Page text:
Lung Cancer: Student/Resident Case Report Poster - Lung Cancer II |

Squamous Cell Carcinoma of the Lung With Heterotopic Ossification FREE TO VIEW

Humnah Khudayar, MBBS; Omair Tahir, MD; Kamran Manzoor, MD
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Memorial Hospital of Rhode Island, Providence, RI

Copyright 2016, American College of Chest Physicians. All Rights Reserved.

Chest. 2016;150(4_S):757A. doi:10.1016/j.chest.2016.08.852
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SESSION TITLE: Student/Resident Case Report Poster - Lung Cancer II

SESSION TYPE: Student/Resident Case Report Poster

PRESENTED ON: Tuesday, October 25, 2016 at 01:30 PM - 02:30 PM

INTRODUCTION: Pulmonary ossification is mature bone in the alveolar or interstitial space seen in non-neoplastic processes such as pulmonary infections and interstitial fibrosis. It is also described in renal, gastrointestinal and soft tissues tumors but is rarely reported in primary lung carcinoma. We describe a case of heterotopic ossification associated with squamous cell carcinoma of the lung which was not evident on initial pleural and parenchymal biopsy.

CASE PRESENTATION: A 71 year male was admitted for evaluation of dyspnea and unexplained weight loss. Initial computerized tomography (CT) thorax revealed a loculated left pleural effusion with marked pleural thickening and consolidation of the left lung requiring chest tube placement. Subsequent CT thorax showed residual loculated effusion without interval improvement. The patient underwent bronchoscopy and video-assisted thoracic surgery (VATS) with decortication. No endobronchial lesions were demonstrated on bronchoscopy, however VATS revealed multiple loculated pleural adhesions. A large peel over the lung could not be decorticated via VATS and required limited left thoracotomy. Multiple heavily calcified areas were identified on further exploration. Additionally, a left upper lobe ( LUL) palpable density led to wedge resection. Histopathologically, the pleural peel demonstrated acute and chronic inflammation with necrosis; LUL wedge biopsy demonstrated heterotopic ossification without evidence of malignancy. The patient was readmitted with worsening dyspnea and pleurisy. Repeat CT thorax showed multiple new left rib fractures with osseous invasion of pleura, mediastinal lymphadenopathy, innumerable pulmonary nodules and vertebral bony metastasis. CT guided biopsy of the pleura revealed the diagnosis of squamous cell carcinoma.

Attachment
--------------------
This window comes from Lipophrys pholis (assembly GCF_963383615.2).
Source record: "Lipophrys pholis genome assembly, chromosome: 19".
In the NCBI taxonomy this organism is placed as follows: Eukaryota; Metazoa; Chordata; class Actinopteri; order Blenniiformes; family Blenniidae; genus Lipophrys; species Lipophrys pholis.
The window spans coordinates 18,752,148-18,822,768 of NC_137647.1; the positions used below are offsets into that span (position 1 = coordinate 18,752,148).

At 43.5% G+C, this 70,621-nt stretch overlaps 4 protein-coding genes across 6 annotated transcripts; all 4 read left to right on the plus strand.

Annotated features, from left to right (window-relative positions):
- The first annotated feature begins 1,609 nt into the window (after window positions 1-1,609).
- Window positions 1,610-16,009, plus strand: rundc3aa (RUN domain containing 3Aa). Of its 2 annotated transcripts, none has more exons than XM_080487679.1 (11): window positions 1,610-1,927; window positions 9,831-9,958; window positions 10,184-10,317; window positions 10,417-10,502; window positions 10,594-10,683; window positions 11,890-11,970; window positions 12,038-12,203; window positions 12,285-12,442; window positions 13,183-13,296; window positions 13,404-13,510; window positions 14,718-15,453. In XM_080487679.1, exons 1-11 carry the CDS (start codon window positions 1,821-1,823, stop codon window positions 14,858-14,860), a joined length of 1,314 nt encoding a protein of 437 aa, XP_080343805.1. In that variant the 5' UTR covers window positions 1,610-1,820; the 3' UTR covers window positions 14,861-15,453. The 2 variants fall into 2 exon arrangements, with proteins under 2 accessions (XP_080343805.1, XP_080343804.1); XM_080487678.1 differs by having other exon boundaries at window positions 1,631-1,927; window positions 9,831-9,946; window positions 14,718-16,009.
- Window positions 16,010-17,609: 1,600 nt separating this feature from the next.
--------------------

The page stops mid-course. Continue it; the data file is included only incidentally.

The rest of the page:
DISCUSSION: The pathogenesis of bone formation is unclear. A possible mechanism is production of bone stimulating substances by the tumor cells with identification of bone morphogenic proteins (BMPs) inducing extraskeletal ossification. Primary lung cancer may present with intratumoral heterotopic calcification (IHO) or extratumoral heterotopic calcification (EHO). EHO is associated with squamous cell carcinoma, large cell neuroendocrine carcinoma, adenosquamous carcinoma and less frequently with adenocarcinoma. IHO has a stronger association with adenocarcinoma.

CONCLUSIONS: This case illustrates rarely reported EHO associated with squamous cell carcinoma. Initial diagnostic work up was unrevealing likely due to a markedly inflammatory pleural effusion. Pulmonary hetertrophic ossification suggests the possibility of malignancy and should prompt further investigation.

Reference #1: Markert E, Gruber-Moesenbacher U, Porubsky C, Popper HH. Lung osteoma-a new benign lung lesion. Virchows Arch. 2006 Jul;449(1):117-20.

Reference #2: Kudo H, Narita T, Fukushi A. Spontaneous pulmonary adenocarcinoma cell shows osseous metaplasia in vivo. In Vitro Cell. Dev. Biol. 31:258-259, April 1995.

DISCLOSURE: The following authors have nothing to disclose: Humnah Khudayar, Omair Tahir, Kamran Manzoor

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